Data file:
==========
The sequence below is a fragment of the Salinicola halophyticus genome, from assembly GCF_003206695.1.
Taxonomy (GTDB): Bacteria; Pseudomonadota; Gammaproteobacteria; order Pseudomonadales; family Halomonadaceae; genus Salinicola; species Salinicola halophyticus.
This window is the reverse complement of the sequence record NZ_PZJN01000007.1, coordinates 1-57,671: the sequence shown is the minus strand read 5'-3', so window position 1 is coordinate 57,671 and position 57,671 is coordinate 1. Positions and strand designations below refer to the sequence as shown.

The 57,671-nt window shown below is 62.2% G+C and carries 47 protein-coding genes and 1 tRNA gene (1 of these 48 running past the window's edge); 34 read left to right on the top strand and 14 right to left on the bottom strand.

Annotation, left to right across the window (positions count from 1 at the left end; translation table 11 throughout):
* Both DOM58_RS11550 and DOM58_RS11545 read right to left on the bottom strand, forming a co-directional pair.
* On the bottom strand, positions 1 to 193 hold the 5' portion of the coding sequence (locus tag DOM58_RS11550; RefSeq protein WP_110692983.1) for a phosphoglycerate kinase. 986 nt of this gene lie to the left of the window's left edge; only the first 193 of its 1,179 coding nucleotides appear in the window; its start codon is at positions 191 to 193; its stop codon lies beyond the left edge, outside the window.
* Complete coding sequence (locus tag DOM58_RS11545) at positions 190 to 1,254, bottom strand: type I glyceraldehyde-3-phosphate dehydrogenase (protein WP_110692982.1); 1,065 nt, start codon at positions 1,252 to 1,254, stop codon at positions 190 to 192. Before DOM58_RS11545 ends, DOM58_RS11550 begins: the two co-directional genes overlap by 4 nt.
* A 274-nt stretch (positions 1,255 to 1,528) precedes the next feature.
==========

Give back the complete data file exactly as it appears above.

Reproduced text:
The sequence below is a fragment of the Salinicola halophyticus genome, from assembly GCF_003206695.1.
Taxonomy (GTDB): Bacteria; Pseudomonadota; Gammaproteobacteria; order Pseudomonadales; family Halomonadaceae; genus Salinicola; species Salinicola halophyticus.
This window is the reverse complement of the sequence record NZ_PZJN01000007.1, coordinates 1-57,671: the sequence shown is the minus strand read 5'-3', so window position 1 is coordinate 57,671 and position 57,671 is coordinate 1. Positions and strand designations below refer to the sequence as shown.

The 57,671-nt window shown below is 62.2% G+C and carries 47 protein-coding genes and 1 tRNA gene (1 of these 48 running past the window's edge); 34 read left to right on the top strand and 14 right to left on the bottom strand.

Annotation, left to right across the window (positions count from 1 at the left end; translation table 11 throughout):
* Both DOM58_RS11550 and DOM58_RS11545 read right to left on the bottom strand, forming a co-directional pair.
* On the bottom strand, positions 1 to 193 hold the 5' portion of the coding sequence (locus tag DOM58_RS11550; RefSeq protein WP_110692983.1) for a phosphoglycerate kinase. 986 nt of this gene lie to the left of the window's left edge; only the first 193 of its 1,179 coding nucleotides appear in the window; its start codon is at positions 191 to 193; its stop codon lies beyond the left edge, outside the window.
* Complete coding sequence (locus tag DOM58_RS11545) at positions 190 to 1,254, bottom strand: type I glyceraldehyde-3-phosphate dehydrogenase (protein WP_110692982.1); 1,065 nt, start codon at positions 1,252 to 1,254, stop codon at positions 190 to 192. Before DOM58_RS11545 ends, DOM58_RS11550 begins: the two co-directional genes overlap by 4 nt.
* A 274-nt stretch (positions 1,255 to 1,528) precedes the next feature.